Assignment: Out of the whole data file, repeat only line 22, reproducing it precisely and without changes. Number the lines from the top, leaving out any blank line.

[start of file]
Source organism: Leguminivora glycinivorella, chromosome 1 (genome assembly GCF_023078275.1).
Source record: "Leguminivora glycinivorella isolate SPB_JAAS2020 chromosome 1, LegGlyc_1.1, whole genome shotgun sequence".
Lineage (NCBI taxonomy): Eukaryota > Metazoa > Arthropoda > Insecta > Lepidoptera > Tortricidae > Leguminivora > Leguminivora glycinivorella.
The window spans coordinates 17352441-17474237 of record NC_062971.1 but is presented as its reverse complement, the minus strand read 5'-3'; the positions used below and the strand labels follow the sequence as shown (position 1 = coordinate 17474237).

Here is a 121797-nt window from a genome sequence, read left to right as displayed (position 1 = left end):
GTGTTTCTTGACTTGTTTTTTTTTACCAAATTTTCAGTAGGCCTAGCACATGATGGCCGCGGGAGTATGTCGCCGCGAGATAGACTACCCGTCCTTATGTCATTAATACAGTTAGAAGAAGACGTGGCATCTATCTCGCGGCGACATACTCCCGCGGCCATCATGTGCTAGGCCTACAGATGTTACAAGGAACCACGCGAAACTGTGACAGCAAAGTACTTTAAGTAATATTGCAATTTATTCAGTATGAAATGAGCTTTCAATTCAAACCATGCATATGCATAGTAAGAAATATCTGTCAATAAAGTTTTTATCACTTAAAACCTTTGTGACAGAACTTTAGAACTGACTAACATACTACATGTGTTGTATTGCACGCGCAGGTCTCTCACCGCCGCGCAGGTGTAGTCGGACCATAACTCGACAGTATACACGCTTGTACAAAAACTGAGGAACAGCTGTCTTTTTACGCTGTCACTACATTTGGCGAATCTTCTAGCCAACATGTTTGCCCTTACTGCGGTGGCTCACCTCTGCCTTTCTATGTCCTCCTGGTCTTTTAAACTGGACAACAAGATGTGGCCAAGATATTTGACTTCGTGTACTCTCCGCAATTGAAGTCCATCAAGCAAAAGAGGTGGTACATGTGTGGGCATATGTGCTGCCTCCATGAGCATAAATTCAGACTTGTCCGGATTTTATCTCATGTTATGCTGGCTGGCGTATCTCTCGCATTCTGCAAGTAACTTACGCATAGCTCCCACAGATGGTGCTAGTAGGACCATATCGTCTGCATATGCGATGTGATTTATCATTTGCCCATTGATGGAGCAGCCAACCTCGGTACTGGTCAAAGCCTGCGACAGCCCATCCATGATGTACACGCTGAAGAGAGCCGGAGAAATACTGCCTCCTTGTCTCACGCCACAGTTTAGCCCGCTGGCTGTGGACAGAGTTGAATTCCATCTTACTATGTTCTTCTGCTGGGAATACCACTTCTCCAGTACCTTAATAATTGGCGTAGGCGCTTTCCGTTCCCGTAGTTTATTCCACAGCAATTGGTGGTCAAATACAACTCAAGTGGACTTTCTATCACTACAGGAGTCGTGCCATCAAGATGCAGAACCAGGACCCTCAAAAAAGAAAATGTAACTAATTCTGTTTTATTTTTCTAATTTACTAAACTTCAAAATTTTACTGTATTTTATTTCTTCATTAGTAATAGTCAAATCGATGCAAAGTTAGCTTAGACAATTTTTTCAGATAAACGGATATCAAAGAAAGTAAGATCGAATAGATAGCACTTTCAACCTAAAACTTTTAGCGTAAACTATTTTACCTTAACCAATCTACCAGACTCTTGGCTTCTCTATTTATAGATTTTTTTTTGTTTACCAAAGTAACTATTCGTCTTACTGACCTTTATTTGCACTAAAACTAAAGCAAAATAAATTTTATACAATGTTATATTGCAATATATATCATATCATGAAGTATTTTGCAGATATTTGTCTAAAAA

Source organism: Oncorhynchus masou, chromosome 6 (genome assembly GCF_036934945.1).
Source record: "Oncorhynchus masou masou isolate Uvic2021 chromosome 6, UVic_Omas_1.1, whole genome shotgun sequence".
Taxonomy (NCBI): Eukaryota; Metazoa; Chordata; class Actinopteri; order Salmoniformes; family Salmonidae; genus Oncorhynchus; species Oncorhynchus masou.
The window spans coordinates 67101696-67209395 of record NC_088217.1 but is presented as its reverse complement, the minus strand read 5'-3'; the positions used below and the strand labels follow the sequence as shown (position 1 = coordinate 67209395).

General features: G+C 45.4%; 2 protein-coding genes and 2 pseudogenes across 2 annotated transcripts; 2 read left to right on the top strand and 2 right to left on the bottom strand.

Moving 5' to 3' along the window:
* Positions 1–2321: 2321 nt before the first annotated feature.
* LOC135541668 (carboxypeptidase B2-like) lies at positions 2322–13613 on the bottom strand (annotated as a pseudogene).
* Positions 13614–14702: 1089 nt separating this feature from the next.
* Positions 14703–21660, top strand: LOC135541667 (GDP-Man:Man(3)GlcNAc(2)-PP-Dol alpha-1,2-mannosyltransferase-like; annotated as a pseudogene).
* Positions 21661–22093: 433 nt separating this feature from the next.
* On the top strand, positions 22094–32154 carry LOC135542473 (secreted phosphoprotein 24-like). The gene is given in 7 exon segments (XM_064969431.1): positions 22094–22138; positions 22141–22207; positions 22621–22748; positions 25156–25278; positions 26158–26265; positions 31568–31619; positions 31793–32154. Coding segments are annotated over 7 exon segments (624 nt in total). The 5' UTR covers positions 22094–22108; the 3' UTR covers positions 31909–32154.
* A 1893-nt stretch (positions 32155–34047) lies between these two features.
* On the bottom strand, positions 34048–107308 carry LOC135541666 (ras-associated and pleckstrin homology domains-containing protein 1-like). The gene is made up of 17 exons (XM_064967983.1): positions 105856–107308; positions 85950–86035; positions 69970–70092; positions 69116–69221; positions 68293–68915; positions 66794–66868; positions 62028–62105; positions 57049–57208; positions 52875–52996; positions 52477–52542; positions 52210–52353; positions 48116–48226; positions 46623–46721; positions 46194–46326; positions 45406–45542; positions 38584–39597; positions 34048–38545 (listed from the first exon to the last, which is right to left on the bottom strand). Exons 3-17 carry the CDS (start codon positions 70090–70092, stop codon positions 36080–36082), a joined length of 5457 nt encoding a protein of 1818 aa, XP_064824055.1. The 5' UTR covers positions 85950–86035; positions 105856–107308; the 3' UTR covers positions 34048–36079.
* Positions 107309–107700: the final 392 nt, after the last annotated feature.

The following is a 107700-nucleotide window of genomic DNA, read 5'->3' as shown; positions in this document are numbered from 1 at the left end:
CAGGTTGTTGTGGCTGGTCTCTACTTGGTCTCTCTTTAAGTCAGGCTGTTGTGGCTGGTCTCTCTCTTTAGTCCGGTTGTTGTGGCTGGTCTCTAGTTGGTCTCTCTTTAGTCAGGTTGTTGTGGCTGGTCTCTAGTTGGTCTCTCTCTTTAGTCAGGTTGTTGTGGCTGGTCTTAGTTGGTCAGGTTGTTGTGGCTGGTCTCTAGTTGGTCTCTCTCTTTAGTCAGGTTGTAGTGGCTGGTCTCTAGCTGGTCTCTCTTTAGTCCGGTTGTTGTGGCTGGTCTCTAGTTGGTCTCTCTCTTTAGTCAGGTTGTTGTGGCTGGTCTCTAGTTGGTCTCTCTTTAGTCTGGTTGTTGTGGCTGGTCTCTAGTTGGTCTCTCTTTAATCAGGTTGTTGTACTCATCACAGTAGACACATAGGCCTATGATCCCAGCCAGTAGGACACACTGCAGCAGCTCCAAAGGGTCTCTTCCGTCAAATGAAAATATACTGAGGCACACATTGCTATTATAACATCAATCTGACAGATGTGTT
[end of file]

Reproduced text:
The following is a 107700-nucleotide window of genomic DNA, read 5'->3' as shown; positions in this document are numbered from 1 at the left end: